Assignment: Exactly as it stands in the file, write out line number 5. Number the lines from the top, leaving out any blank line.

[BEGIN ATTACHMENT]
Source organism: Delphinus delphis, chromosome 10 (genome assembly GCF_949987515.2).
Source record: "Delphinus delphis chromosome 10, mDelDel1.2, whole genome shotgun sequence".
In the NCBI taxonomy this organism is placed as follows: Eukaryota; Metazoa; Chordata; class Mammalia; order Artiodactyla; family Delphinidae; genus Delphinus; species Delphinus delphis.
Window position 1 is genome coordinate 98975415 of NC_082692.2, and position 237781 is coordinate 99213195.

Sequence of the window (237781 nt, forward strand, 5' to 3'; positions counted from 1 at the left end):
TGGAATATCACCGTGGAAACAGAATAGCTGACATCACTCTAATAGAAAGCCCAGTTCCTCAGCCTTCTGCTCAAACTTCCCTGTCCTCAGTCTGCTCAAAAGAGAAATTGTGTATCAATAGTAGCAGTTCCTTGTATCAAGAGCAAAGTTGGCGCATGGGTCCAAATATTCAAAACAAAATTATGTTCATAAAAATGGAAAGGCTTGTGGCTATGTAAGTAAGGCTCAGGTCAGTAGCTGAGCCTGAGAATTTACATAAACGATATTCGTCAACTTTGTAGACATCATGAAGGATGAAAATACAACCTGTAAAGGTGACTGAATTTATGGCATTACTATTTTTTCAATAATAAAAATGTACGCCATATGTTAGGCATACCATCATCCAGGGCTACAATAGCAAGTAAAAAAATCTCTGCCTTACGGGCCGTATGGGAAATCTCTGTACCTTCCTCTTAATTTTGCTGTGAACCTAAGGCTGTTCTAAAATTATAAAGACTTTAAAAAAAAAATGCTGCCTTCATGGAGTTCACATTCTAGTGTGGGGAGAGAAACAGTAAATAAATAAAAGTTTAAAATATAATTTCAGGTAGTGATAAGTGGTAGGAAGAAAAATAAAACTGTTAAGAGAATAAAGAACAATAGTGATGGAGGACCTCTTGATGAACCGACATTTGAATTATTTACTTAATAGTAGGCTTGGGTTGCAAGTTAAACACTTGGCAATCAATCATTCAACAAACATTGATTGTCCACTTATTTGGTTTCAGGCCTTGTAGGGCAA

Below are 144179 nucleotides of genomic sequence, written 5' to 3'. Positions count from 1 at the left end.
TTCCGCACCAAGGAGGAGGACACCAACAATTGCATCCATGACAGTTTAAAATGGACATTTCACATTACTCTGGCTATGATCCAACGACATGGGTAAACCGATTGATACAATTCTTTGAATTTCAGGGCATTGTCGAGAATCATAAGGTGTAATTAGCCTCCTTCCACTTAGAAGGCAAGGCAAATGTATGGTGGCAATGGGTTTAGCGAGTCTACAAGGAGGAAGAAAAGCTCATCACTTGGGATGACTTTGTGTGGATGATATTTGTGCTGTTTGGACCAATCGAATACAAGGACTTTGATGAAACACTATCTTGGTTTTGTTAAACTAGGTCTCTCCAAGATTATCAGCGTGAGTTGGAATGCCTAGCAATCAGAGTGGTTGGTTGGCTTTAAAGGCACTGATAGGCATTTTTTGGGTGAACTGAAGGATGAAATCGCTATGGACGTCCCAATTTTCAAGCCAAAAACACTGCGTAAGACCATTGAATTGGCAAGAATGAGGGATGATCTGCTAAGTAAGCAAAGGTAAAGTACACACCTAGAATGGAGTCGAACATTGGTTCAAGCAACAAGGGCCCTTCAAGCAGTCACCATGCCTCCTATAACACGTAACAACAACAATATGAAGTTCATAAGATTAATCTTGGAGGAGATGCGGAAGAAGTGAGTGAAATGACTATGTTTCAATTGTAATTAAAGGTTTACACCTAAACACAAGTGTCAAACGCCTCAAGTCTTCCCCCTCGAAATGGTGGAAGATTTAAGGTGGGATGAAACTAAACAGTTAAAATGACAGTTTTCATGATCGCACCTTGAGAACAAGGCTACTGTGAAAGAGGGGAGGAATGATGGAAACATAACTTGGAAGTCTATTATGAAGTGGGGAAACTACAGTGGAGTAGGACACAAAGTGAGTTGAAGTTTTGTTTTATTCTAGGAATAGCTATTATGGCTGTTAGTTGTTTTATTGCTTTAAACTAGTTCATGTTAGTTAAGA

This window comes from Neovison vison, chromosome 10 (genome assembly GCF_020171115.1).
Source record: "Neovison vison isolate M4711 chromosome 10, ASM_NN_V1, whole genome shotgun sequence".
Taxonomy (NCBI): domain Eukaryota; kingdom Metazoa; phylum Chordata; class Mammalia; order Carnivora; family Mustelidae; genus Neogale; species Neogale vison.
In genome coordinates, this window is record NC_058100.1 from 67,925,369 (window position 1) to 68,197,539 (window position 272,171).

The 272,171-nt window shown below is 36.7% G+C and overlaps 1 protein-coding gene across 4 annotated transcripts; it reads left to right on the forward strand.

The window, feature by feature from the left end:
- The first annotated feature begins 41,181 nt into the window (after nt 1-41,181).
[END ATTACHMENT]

Sequence of the window (237781 nt, forward strand, 5' to 3'; positions counted from 1 at the left end):